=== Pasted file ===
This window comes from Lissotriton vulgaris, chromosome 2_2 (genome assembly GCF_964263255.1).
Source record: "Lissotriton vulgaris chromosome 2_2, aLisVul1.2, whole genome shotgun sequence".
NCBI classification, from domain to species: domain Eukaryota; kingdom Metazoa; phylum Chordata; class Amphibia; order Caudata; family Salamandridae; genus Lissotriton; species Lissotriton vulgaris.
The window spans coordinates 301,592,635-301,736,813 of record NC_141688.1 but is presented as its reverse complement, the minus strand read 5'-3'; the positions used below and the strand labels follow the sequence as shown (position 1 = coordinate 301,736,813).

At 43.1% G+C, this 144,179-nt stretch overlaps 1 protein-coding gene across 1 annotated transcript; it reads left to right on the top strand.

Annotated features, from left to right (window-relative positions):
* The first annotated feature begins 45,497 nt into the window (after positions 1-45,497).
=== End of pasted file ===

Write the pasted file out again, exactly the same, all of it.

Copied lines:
This window comes from Lissotriton vulgaris, chromosome 2_2 (genome assembly GCF_964263255.1).
Source record: "Lissotriton vulgaris chromosome 2_2, aLisVul1.2, whole genome shotgun sequence".
NCBI classification, from domain to species: domain Eukaryota; kingdom Metazoa; phylum Chordata; class Amphibia; order Caudata; family Salamandridae; genus Lissotriton; species Lissotriton vulgaris.
The window spans coordinates 301,592,635-301,736,813 of record NC_141688.1 but is presented as its reverse complement, the minus strand read 5'-3'; the positions used below and the strand labels follow the sequence as shown (position 1 = coordinate 301,736,813).

At 43.1% G+C, this 144,179-nt stretch overlaps 1 protein-coding gene across 1 annotated transcript; it reads left to right on the top strand.

Annotated features, from left to right (window-relative positions):
* The first annotated feature begins 45,497 nt into the window (after positions 1-45,497).